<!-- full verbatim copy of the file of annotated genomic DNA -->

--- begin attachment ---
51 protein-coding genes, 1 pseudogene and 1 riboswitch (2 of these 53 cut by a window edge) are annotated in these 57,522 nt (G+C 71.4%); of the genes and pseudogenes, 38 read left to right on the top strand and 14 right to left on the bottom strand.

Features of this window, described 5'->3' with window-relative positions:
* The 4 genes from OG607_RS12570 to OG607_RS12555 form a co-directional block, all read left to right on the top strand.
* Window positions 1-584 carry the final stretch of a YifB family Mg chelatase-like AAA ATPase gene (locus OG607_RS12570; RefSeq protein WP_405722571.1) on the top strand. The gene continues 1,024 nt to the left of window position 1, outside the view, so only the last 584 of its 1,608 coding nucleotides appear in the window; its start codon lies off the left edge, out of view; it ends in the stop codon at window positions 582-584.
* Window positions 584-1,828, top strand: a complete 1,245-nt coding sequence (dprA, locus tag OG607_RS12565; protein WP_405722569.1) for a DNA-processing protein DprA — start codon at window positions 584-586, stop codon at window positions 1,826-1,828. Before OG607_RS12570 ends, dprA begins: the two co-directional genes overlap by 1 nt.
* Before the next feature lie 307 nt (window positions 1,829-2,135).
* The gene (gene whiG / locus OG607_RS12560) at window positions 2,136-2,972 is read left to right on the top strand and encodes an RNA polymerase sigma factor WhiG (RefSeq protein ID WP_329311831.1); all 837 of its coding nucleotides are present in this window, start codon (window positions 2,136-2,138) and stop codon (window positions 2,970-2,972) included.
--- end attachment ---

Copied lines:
51 protein-coding genes, 1 pseudogene and 1 riboswitch (2 of these 53 cut by a window edge) are annotated in these 57,522 nt (G+C 71.4%); of the genes and pseudogenes, 38 read left to right on the top strand and 14 right to left on the bottom strand.

Features of this window, described 5'->3' with window-relative positions:
* The 4 genes from OG607_RS12570 to OG607_RS12555 form a co-directional block, all read left to right on the top strand.
* Window positions 1-584 carry the final stretch of a YifB family Mg chelatase-like AAA ATPase gene (locus OG607_RS12570; RefSeq protein WP_405722571.1) on the top strand. The gene continues 1,024 nt to the left of window position 1, outside the view, so only the last 584 of its 1,608 coding nucleotides appear in the window; its start codon lies off the left edge, out of view; it ends in the stop codon at window positions 582-584.
* Window positions 584-1,828, top strand: a complete 1,245-nt coding sequence (dprA, locus tag OG607_RS12565; protein WP_405722569.1) for a DNA-processing protein DprA — start codon at window positions 584-586, stop codon at window positions 1,826-1,828. Before OG607_RS12570 ends, dprA begins: the two co-directional genes overlap by 1 nt.
* Before the next feature lie 307 nt (window positions 1,829-2,135).
* The gene (gene whiG / locus OG607_RS12560) at window positions 2,136-2,972 is read left to right on the top strand and encodes an RNA polymerase sigma factor WhiG (RefSeq protein ID WP_329311831.1); all 837 of its coding nucleotides are present in this window, start codon (window positions 2,136-2,138) and stop codon (window positions 2,970-2,972) included.